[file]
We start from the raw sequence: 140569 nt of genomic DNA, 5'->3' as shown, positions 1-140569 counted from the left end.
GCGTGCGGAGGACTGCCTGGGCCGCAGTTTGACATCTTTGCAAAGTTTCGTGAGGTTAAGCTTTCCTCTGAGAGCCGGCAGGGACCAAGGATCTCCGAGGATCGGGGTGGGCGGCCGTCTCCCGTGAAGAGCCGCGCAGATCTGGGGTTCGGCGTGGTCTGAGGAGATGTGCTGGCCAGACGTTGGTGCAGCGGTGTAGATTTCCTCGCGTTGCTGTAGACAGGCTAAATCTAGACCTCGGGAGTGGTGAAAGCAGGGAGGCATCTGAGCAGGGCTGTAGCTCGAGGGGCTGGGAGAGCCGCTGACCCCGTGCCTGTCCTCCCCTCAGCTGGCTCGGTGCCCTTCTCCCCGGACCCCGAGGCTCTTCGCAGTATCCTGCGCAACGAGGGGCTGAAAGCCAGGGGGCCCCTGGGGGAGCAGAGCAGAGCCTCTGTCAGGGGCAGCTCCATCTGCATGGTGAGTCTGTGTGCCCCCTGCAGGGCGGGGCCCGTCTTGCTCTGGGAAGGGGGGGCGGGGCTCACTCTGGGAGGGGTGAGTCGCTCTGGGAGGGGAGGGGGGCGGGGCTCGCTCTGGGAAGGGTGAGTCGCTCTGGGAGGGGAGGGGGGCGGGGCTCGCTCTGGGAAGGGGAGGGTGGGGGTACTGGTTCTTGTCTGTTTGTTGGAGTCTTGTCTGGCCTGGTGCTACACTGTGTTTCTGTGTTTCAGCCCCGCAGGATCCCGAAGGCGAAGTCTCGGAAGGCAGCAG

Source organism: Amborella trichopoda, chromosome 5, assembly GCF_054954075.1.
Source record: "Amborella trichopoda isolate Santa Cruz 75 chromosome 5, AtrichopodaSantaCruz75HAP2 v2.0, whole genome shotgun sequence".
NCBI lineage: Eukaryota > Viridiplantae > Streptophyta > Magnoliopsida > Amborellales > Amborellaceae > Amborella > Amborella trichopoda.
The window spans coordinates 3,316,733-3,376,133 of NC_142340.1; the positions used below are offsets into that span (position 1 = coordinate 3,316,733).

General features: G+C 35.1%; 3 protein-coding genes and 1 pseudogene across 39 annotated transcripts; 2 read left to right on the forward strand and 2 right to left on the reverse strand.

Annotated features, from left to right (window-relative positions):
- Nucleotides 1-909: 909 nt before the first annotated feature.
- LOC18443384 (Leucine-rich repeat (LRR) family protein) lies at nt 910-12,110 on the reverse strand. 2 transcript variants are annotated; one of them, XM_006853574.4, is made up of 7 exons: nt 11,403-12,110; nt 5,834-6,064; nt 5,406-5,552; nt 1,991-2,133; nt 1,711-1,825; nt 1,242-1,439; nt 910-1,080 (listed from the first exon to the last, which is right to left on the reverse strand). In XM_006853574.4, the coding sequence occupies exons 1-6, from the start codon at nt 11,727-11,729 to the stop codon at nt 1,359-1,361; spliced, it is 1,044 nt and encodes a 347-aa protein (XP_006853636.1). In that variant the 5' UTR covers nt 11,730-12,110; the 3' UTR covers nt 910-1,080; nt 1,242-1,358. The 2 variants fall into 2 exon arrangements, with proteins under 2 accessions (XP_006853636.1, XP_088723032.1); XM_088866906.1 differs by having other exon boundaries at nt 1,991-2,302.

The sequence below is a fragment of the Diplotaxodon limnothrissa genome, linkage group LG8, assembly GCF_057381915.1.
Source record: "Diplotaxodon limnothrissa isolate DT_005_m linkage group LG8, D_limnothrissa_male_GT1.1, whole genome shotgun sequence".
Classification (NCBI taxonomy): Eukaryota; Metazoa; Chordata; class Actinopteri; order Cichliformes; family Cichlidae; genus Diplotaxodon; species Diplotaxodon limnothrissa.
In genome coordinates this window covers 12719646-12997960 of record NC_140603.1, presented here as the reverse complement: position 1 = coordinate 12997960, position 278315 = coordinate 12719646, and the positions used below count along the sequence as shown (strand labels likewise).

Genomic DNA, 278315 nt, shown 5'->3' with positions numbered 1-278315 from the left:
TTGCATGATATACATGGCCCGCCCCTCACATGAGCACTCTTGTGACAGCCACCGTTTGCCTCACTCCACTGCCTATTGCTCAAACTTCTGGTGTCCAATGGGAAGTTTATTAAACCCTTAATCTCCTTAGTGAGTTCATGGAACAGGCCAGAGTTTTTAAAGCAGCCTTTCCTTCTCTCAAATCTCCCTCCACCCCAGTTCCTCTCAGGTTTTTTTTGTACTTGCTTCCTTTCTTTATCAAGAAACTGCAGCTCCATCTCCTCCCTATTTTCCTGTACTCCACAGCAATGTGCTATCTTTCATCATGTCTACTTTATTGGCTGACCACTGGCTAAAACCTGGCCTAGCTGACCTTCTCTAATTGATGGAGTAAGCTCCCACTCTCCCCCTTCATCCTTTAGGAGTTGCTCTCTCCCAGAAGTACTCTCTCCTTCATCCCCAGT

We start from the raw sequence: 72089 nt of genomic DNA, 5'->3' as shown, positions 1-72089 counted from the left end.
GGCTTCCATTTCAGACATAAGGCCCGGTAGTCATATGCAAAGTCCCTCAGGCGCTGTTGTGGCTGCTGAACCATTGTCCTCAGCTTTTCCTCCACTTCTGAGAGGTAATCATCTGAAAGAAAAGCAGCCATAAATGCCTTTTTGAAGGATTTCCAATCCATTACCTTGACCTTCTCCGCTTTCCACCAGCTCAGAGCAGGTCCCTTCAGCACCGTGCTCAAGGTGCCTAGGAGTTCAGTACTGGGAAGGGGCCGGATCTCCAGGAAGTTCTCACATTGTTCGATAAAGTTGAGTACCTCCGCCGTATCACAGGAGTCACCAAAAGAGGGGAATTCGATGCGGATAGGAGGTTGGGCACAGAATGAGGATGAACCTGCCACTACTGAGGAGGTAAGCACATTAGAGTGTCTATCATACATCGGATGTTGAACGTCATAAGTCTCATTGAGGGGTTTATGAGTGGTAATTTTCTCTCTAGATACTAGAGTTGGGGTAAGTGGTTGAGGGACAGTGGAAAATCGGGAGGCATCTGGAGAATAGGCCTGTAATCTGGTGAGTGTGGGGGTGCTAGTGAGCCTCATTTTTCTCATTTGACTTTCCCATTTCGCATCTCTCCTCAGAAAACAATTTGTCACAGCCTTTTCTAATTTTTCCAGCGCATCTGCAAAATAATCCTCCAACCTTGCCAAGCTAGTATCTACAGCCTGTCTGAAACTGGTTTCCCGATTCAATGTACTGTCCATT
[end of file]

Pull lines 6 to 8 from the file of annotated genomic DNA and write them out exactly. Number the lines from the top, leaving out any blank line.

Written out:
The window spans coordinates 3,316,733-3,376,133 of NC_142340.1; the positions used below are offsets into that span (position 1 = coordinate 3,316,733).

General features: G+C 35.1%; 3 protein-coding genes and 1 pseudogene across 39 annotated transcripts; 2 read left to right on the forward strand and 2 right to left on the reverse strand.

Annotated features, from left to right (window-relative positions):